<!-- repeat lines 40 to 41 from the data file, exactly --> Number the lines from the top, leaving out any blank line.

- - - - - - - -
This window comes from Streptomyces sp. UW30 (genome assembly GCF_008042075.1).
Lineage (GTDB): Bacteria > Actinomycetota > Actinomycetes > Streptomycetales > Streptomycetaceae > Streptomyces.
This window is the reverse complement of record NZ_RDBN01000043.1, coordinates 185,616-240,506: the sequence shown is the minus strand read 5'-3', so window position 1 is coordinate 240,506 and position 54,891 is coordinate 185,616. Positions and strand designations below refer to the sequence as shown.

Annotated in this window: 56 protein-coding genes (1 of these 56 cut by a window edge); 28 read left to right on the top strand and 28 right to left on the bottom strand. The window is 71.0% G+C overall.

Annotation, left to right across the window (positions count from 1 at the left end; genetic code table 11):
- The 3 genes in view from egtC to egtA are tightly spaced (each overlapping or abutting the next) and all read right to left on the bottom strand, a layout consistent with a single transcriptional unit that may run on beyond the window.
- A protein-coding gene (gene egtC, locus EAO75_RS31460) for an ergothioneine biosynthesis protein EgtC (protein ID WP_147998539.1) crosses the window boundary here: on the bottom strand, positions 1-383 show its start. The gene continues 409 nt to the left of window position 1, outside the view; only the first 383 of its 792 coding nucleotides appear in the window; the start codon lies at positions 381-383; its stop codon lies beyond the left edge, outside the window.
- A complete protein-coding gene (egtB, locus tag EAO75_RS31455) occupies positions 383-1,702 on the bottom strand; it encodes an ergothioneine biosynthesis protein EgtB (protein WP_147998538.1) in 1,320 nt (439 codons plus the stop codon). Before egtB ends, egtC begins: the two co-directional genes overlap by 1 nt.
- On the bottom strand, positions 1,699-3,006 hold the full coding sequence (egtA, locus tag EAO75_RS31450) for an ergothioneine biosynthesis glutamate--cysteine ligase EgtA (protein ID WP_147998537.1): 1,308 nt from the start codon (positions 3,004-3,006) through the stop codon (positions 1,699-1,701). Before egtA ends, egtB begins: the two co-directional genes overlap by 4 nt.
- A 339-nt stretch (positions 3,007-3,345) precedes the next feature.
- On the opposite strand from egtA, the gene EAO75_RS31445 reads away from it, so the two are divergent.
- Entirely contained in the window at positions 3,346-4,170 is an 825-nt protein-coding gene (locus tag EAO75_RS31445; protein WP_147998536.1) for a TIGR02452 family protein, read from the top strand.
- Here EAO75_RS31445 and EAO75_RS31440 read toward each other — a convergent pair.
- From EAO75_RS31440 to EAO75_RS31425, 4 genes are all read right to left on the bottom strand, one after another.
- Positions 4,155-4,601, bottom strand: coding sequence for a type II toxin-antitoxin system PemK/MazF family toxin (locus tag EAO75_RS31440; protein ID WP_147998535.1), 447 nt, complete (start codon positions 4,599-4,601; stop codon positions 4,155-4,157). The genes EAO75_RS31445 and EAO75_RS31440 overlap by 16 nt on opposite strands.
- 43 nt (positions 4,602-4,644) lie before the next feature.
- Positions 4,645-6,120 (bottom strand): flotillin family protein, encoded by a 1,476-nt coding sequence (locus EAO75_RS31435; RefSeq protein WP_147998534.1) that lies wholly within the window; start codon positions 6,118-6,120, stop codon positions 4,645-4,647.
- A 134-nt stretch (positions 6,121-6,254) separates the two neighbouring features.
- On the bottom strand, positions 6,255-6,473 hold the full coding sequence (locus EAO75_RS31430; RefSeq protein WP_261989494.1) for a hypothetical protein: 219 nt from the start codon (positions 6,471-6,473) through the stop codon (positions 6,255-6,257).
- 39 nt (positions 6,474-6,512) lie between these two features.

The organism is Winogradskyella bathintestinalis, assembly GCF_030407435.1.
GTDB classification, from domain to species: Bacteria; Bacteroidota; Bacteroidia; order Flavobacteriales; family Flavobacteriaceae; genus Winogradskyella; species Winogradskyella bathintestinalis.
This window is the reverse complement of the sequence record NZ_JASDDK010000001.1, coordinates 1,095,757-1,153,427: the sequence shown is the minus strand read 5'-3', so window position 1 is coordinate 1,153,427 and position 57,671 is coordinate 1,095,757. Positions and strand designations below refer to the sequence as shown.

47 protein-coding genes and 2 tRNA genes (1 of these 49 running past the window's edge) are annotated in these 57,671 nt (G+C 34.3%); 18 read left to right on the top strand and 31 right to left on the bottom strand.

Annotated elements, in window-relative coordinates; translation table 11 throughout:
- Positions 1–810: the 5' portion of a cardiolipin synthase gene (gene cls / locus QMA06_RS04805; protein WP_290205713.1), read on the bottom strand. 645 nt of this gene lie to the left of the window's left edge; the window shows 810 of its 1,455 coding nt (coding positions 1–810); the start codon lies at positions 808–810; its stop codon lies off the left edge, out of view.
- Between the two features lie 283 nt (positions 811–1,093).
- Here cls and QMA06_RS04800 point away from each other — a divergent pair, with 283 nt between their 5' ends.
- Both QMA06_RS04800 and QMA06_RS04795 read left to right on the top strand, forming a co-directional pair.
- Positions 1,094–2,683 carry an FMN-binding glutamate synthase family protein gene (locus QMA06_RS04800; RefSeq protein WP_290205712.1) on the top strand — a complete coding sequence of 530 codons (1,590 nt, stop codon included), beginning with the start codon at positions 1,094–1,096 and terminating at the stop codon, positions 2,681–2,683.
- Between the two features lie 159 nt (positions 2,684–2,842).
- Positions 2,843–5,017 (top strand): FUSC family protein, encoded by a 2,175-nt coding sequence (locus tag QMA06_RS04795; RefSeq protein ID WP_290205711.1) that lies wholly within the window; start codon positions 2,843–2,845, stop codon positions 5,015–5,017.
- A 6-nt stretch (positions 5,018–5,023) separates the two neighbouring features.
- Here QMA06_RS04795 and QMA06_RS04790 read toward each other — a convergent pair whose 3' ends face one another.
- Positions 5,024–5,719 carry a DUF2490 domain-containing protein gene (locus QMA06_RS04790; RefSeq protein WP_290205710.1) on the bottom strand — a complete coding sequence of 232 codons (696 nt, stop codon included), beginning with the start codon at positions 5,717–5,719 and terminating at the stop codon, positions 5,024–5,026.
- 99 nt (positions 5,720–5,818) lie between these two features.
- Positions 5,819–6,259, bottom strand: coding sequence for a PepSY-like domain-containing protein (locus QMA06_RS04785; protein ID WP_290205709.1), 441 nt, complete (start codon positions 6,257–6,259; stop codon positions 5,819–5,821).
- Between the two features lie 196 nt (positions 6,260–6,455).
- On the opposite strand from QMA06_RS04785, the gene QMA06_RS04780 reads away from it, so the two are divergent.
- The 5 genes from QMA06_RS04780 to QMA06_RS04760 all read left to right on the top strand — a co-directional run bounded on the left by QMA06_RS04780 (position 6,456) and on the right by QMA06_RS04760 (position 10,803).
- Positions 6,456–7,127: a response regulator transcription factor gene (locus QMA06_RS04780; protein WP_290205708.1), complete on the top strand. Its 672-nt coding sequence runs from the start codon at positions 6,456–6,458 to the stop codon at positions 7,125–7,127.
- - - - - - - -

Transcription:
- The 5 genes from QMA06_RS04780 to QMA06_RS04760 all read left to right on the top strand — a co-directional run bounded on the left by QMA06_RS04780 (position 6,456) and on the right by QMA06_RS04760 (position 10,803).
- Positions 6,456–7,127: a response regulator transcription factor gene (locus QMA06_RS04780; protein WP_290205708.1), complete on the top strand. Its 672-nt coding sequence runs from the start codon at positions 6,456–6,458 to the stop codon at positions 7,125–7,127.